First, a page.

Linux Is Not Y2K(38) Compliant!?

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!! RecuZant By Birth !!
According to, all 32 bit Unix and Linux systems, in their current state, will come to a halt on January 19, 2038 at 3:14:07. This is due to the fact that *nix systems keep track of time in a four byte integer corresponding to the number of seconds after January 1, 1970 12:00:00. The maximum value of a four byte integer is 2,146,483,547 which is equivalent of January 19, 2038 at 3:14:07.


What happens when Linux is set to January 19, 2038 at 3:14am?

$ date -s “01/19/2038 03:14:00″
date: invalid date `01/19/2038 03:14:00′

Hrm. Linux won’t let that date be set for obvious reasons. I was able to get the command to take once while running the Linux Mint 4.0 live CD. (don’t ask me how; I am unable to reproduce it).

The train of events from January 19, 2038 at 3:14:00 until January 19, 2038 at 3:14:07:
After executing the date command several times, it was taking at least 10 seconds for one real second to pass in the system. Odd. It seemed to grow longer as each second passed.
Finally, the system time reached January 19, 2038 at 3:14:07, when the state of the OS was discombobulated to say the least. I could not start nor stop any applications. I did get a peek at the year — it was set back at 1901.
Restarted the X server with Ctrl+Alt+Backspace. I was lucky to get a task bar with no buttons.
I was in VMware and the Ctrl+Alt+F# keys were being passed to the host; no alternate tty access.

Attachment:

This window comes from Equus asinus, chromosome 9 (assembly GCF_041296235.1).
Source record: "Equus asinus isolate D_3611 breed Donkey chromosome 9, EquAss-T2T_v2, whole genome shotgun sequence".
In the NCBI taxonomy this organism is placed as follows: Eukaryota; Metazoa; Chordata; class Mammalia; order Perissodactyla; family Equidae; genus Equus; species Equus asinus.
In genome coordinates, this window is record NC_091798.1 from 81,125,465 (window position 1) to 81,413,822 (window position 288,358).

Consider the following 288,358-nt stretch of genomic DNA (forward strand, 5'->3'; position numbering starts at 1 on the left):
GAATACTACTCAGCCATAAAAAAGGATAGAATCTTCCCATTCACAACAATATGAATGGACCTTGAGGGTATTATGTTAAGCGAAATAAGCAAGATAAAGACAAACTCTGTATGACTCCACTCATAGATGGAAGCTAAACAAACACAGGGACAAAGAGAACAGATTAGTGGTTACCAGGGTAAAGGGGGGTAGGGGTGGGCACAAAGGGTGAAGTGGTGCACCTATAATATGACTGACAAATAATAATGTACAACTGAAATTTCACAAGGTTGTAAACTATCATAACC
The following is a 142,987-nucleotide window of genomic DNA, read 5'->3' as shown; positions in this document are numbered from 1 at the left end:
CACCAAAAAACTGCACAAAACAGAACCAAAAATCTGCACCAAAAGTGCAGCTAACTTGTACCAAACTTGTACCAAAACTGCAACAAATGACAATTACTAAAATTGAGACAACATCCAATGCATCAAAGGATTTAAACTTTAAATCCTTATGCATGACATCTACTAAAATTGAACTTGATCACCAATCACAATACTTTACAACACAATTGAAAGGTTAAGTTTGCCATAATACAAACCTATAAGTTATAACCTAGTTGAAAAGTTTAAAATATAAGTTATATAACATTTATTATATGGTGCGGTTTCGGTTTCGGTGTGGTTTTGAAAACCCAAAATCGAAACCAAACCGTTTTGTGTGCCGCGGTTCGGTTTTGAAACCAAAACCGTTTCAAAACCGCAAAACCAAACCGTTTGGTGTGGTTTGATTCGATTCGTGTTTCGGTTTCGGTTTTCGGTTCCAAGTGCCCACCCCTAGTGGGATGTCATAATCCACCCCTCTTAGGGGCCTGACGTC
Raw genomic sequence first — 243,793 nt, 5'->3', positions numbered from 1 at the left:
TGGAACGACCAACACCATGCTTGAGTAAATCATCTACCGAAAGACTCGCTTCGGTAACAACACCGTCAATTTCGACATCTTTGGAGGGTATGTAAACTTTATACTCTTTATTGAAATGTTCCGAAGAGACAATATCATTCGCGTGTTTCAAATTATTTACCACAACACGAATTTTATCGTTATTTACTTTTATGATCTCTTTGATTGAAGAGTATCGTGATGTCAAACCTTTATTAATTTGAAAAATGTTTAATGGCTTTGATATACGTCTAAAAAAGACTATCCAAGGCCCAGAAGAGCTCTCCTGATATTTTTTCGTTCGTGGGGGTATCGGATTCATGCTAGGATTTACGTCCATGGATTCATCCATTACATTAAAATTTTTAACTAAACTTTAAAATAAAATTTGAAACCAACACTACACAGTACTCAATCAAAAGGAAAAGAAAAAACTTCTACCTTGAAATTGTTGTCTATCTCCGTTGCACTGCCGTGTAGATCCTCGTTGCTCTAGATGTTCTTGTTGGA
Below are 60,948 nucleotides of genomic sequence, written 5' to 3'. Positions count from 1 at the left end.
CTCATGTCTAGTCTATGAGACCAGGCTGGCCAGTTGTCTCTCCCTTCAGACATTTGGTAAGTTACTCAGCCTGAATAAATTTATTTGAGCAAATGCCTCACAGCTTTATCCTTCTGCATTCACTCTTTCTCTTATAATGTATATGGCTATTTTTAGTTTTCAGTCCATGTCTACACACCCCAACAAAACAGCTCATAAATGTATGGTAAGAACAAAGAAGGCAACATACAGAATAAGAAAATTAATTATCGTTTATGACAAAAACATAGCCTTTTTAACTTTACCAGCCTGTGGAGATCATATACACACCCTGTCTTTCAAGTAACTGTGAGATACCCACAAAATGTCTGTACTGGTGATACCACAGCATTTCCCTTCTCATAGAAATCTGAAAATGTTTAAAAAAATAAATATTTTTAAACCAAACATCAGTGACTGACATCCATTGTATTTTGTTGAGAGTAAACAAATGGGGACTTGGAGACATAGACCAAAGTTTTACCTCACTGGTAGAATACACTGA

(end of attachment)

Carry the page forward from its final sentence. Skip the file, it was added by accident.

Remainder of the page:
The only thing left was to power off. No rebooting to see if it would come up since this was experienced from a live CD environment.

I tried my best to get a screen cast — this was a failed attempt. The latest time that the Linux date command will accept is around 01/18/2038 22:00:00. The system seconds were equal to 5 real seconds and seemingly got longer and longer. It may have taken a year to reach 01/19/2038 in Y2K38 bug time. Sorry, no screen cast.

By the way, unlike Y2K, this is acually real.

By 2038 I am quite sure we will not have anything to worry about. Everything will be 64bit or more and will not be affected. If there is, by chance, any 32bit *nix systems left by then I am sure a patch is feasible. Why was the *nix time stamp developed like this? If you have any information about why, leave a comment — we would love to hear it as I am sure it has it’s pros and cons.


I am really surprised with this.
And this info came into light after all these years after Y2K bug... Strange!!


Juke Box Hero
2038., big deal! People are talking about the end of the world in 5 years and these are bothered about computers 30 years into future. :rolleyes:

Seriously, it will be fixed by that time, no need to worry.


left this forum longback
isnt this already posted here looong back? :? afaik even microsoft too got this problem!not a programmer but it has to do with some C function time.h.

There are lot of options to fix this.but the fix wont have any use as by 2038,this gen PC's are may not be there even if 64-bit may be older by that time :p

Hey!this is not a big deal. was posted in 2005 itself!the thread was deleted when upgraded to Vbulletine may be:
linux is !windows. they will fix it much before it has a lasting impact. I suppose ext4 file system may fix some stuff, so that the kernel can be upgraded to a better dating system.


Staff member
naveen_reloaded said:
I dont know why everyone is talking about doom's
its not a "hell broke loose" kinda day, say i dont even like to breathe that extra polluted air after after 5 years :D
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